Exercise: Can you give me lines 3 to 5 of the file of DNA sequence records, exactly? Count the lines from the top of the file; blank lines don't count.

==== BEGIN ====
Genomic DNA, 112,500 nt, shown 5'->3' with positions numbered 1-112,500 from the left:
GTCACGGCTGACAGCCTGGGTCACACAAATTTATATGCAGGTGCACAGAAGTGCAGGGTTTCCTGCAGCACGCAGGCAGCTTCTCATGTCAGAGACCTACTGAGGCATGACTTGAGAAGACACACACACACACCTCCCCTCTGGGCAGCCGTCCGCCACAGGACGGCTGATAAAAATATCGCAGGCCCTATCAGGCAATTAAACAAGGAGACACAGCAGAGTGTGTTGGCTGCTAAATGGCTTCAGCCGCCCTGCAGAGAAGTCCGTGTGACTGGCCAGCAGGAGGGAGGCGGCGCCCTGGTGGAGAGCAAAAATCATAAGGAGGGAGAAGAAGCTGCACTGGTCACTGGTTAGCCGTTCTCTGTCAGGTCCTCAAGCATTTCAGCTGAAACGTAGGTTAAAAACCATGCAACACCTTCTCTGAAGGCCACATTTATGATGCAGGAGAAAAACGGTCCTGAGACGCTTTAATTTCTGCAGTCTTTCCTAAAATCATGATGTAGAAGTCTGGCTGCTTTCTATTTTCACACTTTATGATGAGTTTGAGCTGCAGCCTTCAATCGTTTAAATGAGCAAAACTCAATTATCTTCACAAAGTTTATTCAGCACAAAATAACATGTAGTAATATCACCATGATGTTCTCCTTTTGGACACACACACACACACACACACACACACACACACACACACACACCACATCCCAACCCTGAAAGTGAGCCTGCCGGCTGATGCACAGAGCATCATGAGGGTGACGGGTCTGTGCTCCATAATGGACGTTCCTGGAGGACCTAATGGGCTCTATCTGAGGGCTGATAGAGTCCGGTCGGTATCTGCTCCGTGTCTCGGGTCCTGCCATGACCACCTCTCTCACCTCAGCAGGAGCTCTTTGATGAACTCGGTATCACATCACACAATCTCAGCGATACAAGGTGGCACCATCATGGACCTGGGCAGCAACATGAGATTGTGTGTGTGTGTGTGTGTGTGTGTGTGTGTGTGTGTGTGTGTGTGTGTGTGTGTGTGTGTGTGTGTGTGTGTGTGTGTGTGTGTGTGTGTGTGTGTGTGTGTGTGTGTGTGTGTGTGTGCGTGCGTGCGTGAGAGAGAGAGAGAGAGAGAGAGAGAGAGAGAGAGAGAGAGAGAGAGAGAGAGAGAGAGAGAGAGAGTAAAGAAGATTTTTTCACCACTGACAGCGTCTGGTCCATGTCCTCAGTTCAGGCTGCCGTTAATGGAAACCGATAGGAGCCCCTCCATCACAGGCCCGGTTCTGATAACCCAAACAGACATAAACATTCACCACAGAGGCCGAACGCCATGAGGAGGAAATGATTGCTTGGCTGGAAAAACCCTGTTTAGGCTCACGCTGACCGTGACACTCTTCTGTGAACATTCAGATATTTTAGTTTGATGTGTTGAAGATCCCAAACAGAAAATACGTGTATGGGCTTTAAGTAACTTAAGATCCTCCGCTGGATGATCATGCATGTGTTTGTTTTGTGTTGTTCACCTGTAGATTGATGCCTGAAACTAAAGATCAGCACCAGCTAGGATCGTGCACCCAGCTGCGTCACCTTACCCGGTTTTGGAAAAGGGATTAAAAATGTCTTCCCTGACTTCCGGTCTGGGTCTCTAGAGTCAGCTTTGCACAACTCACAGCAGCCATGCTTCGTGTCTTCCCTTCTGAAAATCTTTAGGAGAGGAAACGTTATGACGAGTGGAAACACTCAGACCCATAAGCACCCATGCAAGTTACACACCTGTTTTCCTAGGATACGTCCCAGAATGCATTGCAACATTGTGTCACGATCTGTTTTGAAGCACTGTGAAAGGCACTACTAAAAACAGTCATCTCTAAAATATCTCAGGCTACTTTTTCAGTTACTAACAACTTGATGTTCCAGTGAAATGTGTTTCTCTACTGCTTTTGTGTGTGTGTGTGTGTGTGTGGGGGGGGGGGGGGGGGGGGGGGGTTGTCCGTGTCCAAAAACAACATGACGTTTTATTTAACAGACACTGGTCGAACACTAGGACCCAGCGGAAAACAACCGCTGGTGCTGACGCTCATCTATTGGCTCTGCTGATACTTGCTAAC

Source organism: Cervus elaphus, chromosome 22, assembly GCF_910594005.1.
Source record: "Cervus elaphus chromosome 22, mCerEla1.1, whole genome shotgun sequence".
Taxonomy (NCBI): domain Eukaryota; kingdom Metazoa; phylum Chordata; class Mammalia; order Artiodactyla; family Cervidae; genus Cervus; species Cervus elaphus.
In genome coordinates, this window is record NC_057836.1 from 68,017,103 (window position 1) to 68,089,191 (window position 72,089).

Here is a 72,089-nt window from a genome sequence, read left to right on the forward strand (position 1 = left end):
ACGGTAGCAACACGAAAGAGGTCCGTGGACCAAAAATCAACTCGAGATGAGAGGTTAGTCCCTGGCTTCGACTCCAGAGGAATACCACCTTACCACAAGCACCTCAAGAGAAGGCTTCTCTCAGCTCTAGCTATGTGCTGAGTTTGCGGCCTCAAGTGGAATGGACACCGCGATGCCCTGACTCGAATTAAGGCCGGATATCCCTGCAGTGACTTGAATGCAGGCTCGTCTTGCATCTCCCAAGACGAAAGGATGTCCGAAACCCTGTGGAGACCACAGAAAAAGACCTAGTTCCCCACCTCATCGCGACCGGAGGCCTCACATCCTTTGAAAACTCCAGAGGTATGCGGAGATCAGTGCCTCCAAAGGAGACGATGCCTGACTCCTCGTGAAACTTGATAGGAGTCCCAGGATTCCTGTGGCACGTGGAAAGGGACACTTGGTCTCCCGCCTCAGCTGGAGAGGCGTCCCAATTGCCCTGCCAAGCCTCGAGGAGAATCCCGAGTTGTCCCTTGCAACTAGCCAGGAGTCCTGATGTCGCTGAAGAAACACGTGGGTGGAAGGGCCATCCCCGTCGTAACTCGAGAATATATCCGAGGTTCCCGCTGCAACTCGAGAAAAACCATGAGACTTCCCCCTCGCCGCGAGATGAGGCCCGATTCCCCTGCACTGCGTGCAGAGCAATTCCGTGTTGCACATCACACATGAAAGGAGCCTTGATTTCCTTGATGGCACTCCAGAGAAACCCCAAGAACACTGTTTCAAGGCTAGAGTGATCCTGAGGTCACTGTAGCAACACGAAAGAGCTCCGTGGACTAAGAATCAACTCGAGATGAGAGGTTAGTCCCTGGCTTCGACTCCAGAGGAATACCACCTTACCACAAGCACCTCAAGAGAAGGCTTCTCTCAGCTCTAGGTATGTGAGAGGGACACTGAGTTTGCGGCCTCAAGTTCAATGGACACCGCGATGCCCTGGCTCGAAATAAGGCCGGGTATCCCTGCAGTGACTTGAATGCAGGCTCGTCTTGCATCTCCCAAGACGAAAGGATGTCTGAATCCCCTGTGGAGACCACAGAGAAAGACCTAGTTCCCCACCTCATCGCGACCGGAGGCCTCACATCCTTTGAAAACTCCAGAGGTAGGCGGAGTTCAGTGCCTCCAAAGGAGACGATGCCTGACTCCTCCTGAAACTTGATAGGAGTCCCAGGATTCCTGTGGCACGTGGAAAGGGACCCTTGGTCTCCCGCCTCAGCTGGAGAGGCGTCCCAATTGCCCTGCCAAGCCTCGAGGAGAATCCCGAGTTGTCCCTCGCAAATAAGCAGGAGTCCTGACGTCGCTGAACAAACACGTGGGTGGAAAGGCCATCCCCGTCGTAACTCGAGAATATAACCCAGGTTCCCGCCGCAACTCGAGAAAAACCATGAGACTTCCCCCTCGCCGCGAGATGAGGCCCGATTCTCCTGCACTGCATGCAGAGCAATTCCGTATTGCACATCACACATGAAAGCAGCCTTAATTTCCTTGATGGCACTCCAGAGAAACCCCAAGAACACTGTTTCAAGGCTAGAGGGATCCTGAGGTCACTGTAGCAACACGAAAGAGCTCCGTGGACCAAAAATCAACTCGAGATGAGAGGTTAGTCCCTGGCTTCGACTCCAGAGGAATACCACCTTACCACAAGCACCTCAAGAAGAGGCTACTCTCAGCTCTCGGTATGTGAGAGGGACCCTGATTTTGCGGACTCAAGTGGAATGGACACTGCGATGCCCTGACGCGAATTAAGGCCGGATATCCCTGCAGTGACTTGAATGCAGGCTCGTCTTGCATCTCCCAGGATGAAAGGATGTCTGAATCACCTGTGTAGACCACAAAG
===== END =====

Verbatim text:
Source organism: Cervus elaphus, chromosome 22, assembly GCF_910594005.1.
Source record: "Cervus elaphus chromosome 22, mCerEla1.1, whole genome shotgun sequence".
Taxonomy (NCBI): domain Eukaryota; kingdom Metazoa; phylum Chordata; class Mammalia; order Artiodactyla; family Cervidae; genus Cervus; species Cervus elaphus.